The other night I found myself in a conversation that I may have found rather ordinary between 2004 and 2007, back home north of Boston or some other semi-cosmopolitan place, but which felt completely irregular in 2010, in mid-town Manhattan. A friend was trying to decide if he should join Facebook.
“I only entered my email address and name and somebody already found me,” he complained.
His wife, my wife, and I, all of whom have been on Facebook for years, played along. We worked through the pros and cons. Keeping in touch with old friends that so frequently come and go in New York City: pro. Inevitably losing countless hours of productivity at work due to incessant status-checking: con.
In due time, the conversation moved to the inevitable gripes of those of us who are Facebook junkies. We complained about the users who are guilty of indulging too much information, the moms who don’t understand the difference between a public wall post and a private message, and the “friend invitations” you’d rather not receive. Aloof to all of this, our newest potential member listened in and asked the question that really is at the heart of social media: how do I know what I should and should not post on Facebook?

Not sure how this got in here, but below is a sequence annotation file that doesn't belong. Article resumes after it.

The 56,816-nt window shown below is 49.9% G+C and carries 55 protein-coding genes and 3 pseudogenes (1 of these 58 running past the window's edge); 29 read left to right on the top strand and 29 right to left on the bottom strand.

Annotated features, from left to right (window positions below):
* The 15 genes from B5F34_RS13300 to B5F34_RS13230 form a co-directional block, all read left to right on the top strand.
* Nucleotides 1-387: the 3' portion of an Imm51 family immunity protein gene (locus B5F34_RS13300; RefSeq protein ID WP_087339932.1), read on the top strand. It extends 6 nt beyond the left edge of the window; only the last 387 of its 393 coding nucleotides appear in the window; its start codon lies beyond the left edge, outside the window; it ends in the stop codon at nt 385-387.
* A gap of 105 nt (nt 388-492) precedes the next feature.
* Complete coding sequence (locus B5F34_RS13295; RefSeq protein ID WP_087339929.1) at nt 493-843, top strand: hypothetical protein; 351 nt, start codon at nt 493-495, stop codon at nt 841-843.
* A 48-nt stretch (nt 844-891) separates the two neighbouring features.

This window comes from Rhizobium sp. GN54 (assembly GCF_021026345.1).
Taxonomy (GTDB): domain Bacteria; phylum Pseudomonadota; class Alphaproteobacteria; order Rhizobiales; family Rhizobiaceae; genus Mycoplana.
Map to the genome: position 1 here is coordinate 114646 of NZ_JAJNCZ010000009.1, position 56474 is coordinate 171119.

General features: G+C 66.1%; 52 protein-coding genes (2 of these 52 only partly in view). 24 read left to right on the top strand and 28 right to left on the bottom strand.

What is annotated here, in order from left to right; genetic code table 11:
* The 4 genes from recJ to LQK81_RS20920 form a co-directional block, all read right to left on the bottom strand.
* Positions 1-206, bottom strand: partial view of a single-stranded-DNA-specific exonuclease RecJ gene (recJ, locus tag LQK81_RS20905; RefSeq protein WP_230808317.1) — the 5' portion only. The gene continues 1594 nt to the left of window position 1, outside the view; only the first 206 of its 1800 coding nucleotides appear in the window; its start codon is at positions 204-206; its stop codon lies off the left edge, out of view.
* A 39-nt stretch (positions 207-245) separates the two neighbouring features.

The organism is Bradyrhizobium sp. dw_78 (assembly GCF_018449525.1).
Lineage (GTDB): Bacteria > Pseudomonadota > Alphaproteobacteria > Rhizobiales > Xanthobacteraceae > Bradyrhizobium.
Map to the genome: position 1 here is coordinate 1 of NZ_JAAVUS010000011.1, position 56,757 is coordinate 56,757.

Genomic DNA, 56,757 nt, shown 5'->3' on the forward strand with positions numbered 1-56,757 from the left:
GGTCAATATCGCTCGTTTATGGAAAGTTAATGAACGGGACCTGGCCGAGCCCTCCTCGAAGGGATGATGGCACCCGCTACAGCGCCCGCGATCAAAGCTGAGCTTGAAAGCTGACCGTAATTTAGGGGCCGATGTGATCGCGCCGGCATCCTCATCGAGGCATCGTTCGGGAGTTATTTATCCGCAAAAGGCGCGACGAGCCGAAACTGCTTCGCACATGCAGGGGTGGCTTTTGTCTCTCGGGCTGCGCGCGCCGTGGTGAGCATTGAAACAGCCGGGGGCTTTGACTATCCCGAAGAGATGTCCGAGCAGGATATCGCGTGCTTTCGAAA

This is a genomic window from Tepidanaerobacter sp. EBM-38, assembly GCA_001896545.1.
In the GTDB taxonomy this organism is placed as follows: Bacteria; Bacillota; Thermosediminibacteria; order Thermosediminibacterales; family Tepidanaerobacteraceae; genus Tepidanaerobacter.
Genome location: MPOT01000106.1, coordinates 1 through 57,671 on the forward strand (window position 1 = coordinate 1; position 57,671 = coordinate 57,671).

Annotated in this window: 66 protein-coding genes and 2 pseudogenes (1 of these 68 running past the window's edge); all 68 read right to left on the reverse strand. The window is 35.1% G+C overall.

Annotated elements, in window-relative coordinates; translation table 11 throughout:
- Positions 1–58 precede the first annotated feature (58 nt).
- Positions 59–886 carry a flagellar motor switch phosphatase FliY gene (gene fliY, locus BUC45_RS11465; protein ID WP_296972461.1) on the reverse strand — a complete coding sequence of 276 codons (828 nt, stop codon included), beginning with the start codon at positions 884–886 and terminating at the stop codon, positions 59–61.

A recent essay in The New York Times Magazine considers this question, though in a round about way. The article, “The Web Means the End of Forgetting,” by Jeffrey Rosen, laments that the Internet has made it next to impossible for a person to control his or her identity or identities.
The piece begins with the oft-told story, well on its way with a few years and a few embellishments to becoming urban legend, of teacher-in-training Stacy Snyder who, weeks before she was supposed to be certified as a teacher, was booted from her school because salacious photos showed up on her MySpace page (this was 2006, so, okay). From there, Rosen goes on to identify the crisis: the difficulty in this brave new world of redefining oneself, particularly in different contexts. He follows his exegesis of the problem with a variety of potential solutions; from something called “reputation bankruptcy” to expiration dates for files so that after a number of years troublesome photos like those that got Ms. Snyder kicked out of school, will just disappear.